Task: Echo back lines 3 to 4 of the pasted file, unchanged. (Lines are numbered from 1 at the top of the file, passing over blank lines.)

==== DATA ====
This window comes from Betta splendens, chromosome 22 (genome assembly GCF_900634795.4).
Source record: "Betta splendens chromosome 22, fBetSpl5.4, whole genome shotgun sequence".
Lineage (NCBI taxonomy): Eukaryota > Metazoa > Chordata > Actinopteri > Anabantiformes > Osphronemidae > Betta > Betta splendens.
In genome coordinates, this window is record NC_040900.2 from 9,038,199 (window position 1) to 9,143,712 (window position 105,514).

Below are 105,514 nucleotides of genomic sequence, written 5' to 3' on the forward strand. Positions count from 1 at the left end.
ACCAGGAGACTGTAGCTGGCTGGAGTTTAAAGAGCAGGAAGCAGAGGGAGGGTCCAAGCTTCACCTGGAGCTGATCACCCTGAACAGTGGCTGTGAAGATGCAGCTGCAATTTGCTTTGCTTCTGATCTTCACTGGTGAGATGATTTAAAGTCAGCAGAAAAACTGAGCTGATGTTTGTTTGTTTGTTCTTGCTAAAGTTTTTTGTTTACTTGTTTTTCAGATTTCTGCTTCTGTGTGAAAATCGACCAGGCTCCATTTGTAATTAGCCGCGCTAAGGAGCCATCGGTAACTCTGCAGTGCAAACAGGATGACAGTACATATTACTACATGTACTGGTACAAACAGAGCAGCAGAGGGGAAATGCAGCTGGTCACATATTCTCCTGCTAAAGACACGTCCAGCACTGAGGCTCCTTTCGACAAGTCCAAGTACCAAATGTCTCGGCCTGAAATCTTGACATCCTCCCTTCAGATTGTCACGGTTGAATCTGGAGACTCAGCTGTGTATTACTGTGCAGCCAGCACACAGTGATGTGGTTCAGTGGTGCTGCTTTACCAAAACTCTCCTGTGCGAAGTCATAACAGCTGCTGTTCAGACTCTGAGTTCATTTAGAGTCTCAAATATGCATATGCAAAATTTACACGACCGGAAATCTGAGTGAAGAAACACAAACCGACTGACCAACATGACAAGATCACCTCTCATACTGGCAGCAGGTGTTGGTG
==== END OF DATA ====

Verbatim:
Lineage (NCBI taxonomy): Eukaryota > Metazoa > Chordata > Actinopteri > Anabantiformes > Osphronemidae > Betta > Betta splendens.
In genome coordinates, this window is record NC_040900.2 from 9,038,199 (window position 1) to 9,143,712 (window position 105,514).